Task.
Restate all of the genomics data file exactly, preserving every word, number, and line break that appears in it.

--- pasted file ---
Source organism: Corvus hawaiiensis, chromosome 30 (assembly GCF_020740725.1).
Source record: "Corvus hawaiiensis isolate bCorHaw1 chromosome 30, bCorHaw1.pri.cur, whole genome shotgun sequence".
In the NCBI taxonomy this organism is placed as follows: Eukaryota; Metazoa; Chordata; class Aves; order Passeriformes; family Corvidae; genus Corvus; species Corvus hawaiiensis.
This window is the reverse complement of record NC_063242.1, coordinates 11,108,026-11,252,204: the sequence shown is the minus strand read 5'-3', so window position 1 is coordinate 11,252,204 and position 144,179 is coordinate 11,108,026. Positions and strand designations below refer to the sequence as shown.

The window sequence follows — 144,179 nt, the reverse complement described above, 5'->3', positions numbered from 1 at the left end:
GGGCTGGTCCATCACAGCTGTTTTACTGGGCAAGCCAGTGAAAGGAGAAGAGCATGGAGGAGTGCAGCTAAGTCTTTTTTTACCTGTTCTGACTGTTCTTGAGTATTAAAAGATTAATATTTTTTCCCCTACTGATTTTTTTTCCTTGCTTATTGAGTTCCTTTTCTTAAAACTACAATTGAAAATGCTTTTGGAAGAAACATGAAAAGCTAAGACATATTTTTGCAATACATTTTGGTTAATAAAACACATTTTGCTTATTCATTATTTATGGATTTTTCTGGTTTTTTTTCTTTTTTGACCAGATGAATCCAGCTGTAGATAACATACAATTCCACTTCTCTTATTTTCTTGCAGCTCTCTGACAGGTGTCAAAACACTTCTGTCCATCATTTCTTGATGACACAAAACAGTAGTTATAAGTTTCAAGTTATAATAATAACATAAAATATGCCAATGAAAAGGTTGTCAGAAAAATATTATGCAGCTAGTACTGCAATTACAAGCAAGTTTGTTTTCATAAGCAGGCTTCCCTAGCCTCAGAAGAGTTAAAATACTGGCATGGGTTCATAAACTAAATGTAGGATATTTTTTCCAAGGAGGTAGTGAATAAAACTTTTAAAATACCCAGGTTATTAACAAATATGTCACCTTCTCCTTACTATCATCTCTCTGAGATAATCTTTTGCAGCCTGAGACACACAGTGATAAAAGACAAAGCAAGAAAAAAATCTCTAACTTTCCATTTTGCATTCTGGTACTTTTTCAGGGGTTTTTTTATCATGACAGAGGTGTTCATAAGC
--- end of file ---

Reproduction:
Source organism: Corvus hawaiiensis, chromosome 30 (assembly GCF_020740725.1).
Source record: "Corvus hawaiiensis isolate bCorHaw1 chromosome 30, bCorHaw1.pri.cur, whole genome shotgun sequence".
In the NCBI taxonomy this organism is placed as follows: Eukaryota; Metazoa; Chordata; class Aves; order Passeriformes; family Corvidae; genus Corvus; species Corvus hawaiiensis.
This window is the reverse complement of record NC_063242.1, coordinates 11,108,026-11,252,204: the sequence shown is the minus strand read 5'-3', so window position 1 is coordinate 11,252,204 and position 144,179 is coordinate 11,108,026. Positions and strand designations below refer to the sequence as shown.

The window sequence follows — 144,179 nt, the reverse complement described above, 5'->3', positions numbered from 1 at the left end:
GGGCTGGTCCATCACAGCTGTTTTACTGGGCAAGCCAGTGAAAGGAGAAGAGCATGGAGGAGTGCAGCTAAGTCTTTTTTTACCTGTTCTGACTGTTCTTGAGTATTAAAAGATTAATATTTTTTCCCCTACTGATTTTTTTTCCTTGCTTATTGAGTTCCTTTTCTTAAAACTACAATTGAAAATGCTTTTGGAAGAAACATGAAAAGCTAAGACATATTTTTGCAATACATTTTGGTTAATAAAACACATTTTGCTTATTCATTATTTATGGATTTTTCTGGTTTTTTTTCTTTTTTGACCAGATGAATCCAGCTGTAGATAACATACAATTCCACTTCTCTTATTTTCTTGCAGCTCTCTGACAGGTGTCAAAACACTTCTGTCCATCATTTCTTGATGACACAAAACAGTAGTTATAAGTTTCAAGTTATAATAATAACATAAAATATGCCAATGAAAAGGTTGTCAGAAAAATATTATGCAGCTAGTACTGCAATTACAAGCAAGTTTGTTTTCATAAGCAGGCTTCCCTAGCCTCAGAAGAGTTAAAATACTGGCATGGGTTCATAAACTAAATGTAGGATATTTTTTCCAAGGAGGTAGTGAATAAAACTTTTAAAATACCCAGGTTATTAACAAATATGTCACCTTCTCCTTACTATCATCTCTCTGAGATAATCTTTTGCAGCCTGAGACACACAGTGATAAAAGACAAAGCAAGAAAAAAATCTCTAACTTTCCATTTTGCATTCTGGTACTTTTTCAGGGGTTTTTTTATCATGACAGAGGTGTTCATAAGC